The project was struggling – over budget and behind schedule. It was a critical subproject of a larger program and delivery was critical. Senior leadership decided it was time to change the project manager, and I was brought in to lead a turnaround effort. As I was digging into the details of the project, I came to the conclusion that my predecessor wasn’t a bad project manager (thankfully he was just transferred and not let go). The project needed a different leader with a different style and set of skills. If you have projects in your portfolio that are struggling or the team is burnt out, here are some reasons it may be good to change the project manager: Continue reading
The key when we don’t see eye to eye is understanding where the other person is coming from. That’s not always easy. I found myself in a situation where someone else was assuming the worst about me and I couldn’t understand why. I’m a transparent person; so you don’t have to guess my motivations. Nevertheless, I was shaking my head in disbelief as someone accused me of things I would never do. It wasn’t until weeks later that I finally saw where they were coming from. The person had a scarcity mindset; something I have a hard time relating to since I have an abundance mindset.
Toxic people in the workplace are nightmares! They thrive on making your life miserable. Often their behavior is driven from pride and somehow it makes them feel good to treat you poorly. Likely you have seen all these people at some point in your career. Here are a few tips with how to deal with them:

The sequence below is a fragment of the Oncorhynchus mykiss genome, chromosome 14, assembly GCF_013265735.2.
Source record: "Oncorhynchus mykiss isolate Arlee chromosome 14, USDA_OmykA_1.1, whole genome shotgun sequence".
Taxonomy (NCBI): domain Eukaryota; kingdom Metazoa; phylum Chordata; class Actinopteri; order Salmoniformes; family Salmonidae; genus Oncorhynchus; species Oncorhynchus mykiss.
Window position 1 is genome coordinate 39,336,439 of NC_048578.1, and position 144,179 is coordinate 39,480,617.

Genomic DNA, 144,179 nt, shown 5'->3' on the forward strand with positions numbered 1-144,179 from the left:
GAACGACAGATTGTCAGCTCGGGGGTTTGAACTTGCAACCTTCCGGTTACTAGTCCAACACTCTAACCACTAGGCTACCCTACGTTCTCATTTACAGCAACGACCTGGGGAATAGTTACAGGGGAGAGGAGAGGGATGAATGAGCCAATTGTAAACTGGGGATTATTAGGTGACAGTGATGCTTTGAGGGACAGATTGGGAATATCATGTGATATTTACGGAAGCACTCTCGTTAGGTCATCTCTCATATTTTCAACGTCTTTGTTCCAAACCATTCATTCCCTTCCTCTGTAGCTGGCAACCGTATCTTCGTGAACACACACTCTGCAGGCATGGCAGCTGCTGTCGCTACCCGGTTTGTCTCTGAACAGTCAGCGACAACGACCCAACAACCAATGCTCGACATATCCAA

“I can’t tell my boss what I really think. I’d probably get fired.” I hear this lament too often from employees with legitimate concerns carrying potential impacts to the organization’s success. Personally, that thought hasn’t crossed my mind. If it needs to be said, I tend to say it (maybe a little too often). This situation made me realize there are ways that employees should act more like consultants and therefore experience the freedom that comes with it.
Crises happen in the workplace frequently. Whether these crises are real or artificial, it seems there are four types of poor leadership that emerges during crisis (or perceived crisis) situations. Each having a negative impact on the team:
“I can’t have you tying my team up in daily meetings.”
“Why do you need that meeting; we already have another meeting with the same people.”
I can’t tell you how frequently I get questioned on the number of meetings I hold. Inevitably, though, at the end of the project phase, most people agree with my meeting strategy. Meetings are a part of life. Get over it. Don’t be a meeting avoider, and even worse, if you are creating an environment where people are afraid to have meetings, have you thought about the unintended consequences? Continue reading
Laid-off? It’s your fault. Didn’t get the promotion you wanted? Guess what? That’s your fault as well. In a dead-end job? You get the idea. Where you are today is your fault. The reality is, our lives are the aggregate of the decisions we have made to this point. The good news? If it’s your fault, that means you have the power to change it. You are not some victim at the mercy of a corporate conspiracy. Here’s what you can do about it: